Thyssenkrupp under fire for expanding board amid cost cuts
German steel company has also named a new finance chief
Frankfurt — German steel giant Thyssenkrupp’s powerful labour representatives lashed out at the group’s leadership, saying a move to expand its management board at a time of cost cuts was sending a “devastating” sign to staff and marked a break with tradition.
Workers command great clout at the German industrial conglomerate, where they hold half of the 20 seats on the group’s supervisory board and give input on strategic matters.
But during a board meeting this week, they were outvoted by shareholder representatives, who approved plans to add two members to Thyssenkrupp’s management board, even though all labour representatives voted against the move.
The move comes at a time when Thyssenkrupp, under new CEO Miguel Lopez, has launched a performance programme to raise margins and meet financial targets in a bid to win back investor trust and revive its languishing share price.
“This is sending a devastating signal to our colleagues, to the nearly 100,000 Thyssenkrupp employees,” Thyssenkrupp labour representatives said in a statement, adding it was the first time in the group’s history that management board members had been appointed despite labour objections.
“There are savings programmes everywhere, performance is to be raised — pressure is at a maximum, investments have been and are being cut or frozen.”
New additions to Thyssenkrupp’s management board, which so far has three members, include Volkmar Dinstuhl, the main architect of the group’s landmark sale of its elevator division to private equity in 2020, the group said.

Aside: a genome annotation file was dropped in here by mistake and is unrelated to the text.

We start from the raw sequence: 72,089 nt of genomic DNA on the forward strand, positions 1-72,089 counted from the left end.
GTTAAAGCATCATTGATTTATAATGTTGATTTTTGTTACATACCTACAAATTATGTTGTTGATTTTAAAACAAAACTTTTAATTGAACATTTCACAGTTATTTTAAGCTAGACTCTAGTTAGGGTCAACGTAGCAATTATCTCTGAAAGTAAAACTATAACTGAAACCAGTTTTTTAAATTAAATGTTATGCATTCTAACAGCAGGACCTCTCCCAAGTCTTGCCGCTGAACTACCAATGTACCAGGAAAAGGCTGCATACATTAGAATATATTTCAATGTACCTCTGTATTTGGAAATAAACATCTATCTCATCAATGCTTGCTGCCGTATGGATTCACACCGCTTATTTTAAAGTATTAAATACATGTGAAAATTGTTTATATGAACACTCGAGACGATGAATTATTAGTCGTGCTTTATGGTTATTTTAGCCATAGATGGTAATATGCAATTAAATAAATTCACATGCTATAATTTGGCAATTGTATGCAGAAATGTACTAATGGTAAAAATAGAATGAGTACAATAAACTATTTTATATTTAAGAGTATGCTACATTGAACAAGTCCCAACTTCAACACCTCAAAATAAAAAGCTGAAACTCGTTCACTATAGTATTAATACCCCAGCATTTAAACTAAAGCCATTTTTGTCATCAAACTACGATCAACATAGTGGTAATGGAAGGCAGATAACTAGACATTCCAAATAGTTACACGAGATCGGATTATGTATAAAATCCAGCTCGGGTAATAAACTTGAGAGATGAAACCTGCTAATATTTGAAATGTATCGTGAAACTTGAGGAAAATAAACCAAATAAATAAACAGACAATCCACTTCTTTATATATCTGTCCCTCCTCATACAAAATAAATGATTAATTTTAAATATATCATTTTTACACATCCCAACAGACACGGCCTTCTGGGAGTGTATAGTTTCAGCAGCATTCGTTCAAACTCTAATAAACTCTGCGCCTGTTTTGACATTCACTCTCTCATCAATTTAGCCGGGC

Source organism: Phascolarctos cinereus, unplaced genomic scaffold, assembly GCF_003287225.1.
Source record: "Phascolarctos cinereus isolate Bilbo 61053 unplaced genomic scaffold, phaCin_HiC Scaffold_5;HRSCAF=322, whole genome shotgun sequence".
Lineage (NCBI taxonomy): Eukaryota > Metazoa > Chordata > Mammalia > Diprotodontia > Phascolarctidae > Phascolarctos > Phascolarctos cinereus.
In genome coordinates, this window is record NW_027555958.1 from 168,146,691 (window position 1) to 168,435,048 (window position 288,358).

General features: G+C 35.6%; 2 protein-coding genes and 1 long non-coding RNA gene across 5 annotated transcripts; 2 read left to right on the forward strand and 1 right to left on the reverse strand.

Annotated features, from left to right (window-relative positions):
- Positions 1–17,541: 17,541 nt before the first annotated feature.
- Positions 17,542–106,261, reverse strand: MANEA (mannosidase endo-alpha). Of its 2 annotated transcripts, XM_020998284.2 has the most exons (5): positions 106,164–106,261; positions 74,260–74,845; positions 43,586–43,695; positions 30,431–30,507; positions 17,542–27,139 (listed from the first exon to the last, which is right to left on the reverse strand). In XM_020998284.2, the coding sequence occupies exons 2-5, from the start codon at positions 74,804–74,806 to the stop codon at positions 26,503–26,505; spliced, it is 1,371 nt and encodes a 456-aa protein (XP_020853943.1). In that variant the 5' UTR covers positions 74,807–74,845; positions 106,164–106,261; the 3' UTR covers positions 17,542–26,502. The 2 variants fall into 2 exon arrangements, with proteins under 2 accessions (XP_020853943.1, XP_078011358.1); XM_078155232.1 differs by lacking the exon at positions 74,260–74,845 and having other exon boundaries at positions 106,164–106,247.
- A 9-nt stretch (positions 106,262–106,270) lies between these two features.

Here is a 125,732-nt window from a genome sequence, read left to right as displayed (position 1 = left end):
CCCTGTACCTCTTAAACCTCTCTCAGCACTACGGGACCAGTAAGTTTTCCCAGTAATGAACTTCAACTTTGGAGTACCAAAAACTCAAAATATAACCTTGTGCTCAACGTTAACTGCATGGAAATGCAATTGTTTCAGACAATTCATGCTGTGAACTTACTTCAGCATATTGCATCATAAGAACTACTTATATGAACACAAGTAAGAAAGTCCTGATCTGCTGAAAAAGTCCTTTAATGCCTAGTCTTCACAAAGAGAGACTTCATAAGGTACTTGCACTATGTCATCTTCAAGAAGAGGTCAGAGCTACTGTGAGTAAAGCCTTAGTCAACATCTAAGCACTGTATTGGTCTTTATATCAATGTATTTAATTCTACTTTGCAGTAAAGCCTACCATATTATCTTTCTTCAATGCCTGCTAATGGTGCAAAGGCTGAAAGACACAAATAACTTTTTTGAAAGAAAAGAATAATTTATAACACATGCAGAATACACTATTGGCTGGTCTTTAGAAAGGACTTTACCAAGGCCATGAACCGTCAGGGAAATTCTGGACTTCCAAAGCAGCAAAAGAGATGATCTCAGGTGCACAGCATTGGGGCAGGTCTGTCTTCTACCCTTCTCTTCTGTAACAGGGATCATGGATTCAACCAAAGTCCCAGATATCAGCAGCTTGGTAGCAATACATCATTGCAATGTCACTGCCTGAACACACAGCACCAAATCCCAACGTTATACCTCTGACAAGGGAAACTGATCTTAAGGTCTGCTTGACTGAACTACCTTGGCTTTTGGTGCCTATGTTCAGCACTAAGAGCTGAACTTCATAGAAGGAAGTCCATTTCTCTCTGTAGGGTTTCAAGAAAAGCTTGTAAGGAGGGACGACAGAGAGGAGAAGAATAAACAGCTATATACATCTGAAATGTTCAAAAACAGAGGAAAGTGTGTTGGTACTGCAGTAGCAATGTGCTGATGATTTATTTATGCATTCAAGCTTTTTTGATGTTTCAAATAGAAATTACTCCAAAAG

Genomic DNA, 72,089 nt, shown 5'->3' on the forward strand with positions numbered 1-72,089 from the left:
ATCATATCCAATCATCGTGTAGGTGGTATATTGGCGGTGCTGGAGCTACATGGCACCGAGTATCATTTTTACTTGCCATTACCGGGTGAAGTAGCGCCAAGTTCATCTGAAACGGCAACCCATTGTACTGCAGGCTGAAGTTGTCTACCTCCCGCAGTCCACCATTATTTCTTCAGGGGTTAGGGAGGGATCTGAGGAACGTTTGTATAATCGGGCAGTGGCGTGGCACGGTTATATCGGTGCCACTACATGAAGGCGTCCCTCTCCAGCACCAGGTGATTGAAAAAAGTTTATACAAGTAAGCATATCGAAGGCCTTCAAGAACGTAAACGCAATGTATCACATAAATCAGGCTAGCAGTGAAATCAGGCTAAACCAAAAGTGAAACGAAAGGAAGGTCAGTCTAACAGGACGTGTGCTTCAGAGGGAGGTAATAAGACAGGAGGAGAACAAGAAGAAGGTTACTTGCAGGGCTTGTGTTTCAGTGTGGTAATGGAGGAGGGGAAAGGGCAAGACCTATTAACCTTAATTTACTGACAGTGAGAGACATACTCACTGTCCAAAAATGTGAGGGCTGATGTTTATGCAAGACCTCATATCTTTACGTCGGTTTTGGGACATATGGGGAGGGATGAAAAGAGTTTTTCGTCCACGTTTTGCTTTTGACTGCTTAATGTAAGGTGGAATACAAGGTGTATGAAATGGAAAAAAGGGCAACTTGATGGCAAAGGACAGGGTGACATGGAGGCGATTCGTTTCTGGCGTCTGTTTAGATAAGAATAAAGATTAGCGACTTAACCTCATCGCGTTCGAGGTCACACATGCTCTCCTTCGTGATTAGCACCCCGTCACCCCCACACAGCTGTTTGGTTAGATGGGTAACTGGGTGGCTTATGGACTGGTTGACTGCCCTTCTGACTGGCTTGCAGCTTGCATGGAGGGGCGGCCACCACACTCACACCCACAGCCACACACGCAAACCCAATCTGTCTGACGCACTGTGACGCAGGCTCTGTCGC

“Today’s unilateral move against the entire labour camp shows that the shareholder representatives at Thyssenkrupp are no longer interested in a sustainable co-operation with the labour side,” they said.
Thyssenkrupp’s top shareholder, the Alfried Krupp von Bohlen and Halbach Foundation, welcomed the board expansion as a way to enable the management to adequately tackle a challenging environment.
Since taking office in June, Lopez, a former manager at Siemens, has taken several steps to speed up Thyssenkrupp’s restructuring, including listing its hydrogen division.
Thyssenkrupp also said that Jens Schulte, finance chief of German privately held speciality glass maker Schott, would become its new CFO.
Schulte, who was instrumental in the IPO of Schott’s medical vials manufacturer Schott Pharma, will succeed Klaus Keysberg, who decided step down after his contract runs out on July 31 2024.
Schulte, who like Lopez held executive posts at Siemens AG in the past, is expected to take on his new position in the second half of Thyssenkrupp’s financial year, which starts on April 1.
Keysberg has served as Thyssenkrupp CFO since April 2020.
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